Cloister Cats: ditto moggies who have moved in with monastic communities. 

 

The Ghost Stories of M R James. Wonderfully written tales.

 

A Ten O'clock Scholar, The Country Child, along with other biographical and autobiographical works about Alison Uttley.

 

The Tibetan Book of the Dead.

 

Many volumes of poetry.

 

Brontes, complete works, ditto Charles Dickens and William Shakespeare.

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I can't remember being an avid reader but I will always remember being read to to finish our afternoon lesson. The book was. Worzel Gummidge. I loved it and when I had to have my tonsils out I was upset because I would lose some of the story. Fortunately the teacher lent me the book after my convalescence. When my grandchildren came along I found a collection of WG' s video and my grandchildren loved them too. When they were no longer interested I put them away with other videos. One day my eldest G son asked me about them and I told him I couldnt remember where they were so he came to look for them with me. He spotted them straightaway.

In later years I read an assortment of books but was never interested in history until my australian cousin , after a visit, left me the biggest thickest book on the story of 3 queens. I didnt think I would ever put my nose into it and it did take me a long time, but when I started to read I couldnt put it down and went onto read history books on females in the royal family right up to Henry 8th's wives. I thought I'd better stop or else I wouldnt get anything else done. I found a couple of books  ( diaries) based on housewives during the WW 2. Apparently it was a tv series. It was very interesting to me as it was written in Barrow in Furness where I was born so knew well some of the places mentioned in the book.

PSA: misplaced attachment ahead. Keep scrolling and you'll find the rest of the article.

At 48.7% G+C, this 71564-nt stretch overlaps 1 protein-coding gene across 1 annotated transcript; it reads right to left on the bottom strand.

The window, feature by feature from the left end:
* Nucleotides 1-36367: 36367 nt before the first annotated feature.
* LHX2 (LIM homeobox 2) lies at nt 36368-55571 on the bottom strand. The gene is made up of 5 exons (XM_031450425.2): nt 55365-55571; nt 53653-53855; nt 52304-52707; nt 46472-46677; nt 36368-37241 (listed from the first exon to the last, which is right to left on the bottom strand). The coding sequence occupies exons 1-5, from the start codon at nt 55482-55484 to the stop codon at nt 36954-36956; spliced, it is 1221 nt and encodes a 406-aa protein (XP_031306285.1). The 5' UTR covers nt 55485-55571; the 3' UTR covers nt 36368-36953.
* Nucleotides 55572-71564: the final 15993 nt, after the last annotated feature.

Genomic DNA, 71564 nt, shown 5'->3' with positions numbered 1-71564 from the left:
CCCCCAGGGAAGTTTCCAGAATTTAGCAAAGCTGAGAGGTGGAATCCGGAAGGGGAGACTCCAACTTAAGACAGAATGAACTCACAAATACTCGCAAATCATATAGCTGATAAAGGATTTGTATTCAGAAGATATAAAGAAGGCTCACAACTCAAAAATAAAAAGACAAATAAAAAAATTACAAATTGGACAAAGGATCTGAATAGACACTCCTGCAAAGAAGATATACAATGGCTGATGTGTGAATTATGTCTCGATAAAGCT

Apart from those that stand out we always had the habit of looking in at some carboot sales to stock up with all sorts of books, which were read, passed on to a neice who spoke english and then passed back to us and taken to the local oncology dept at the hospital I go to. We still have a lot that we havent read yet so when everything is finished ( work in house) I think we will deserve a good rest and read.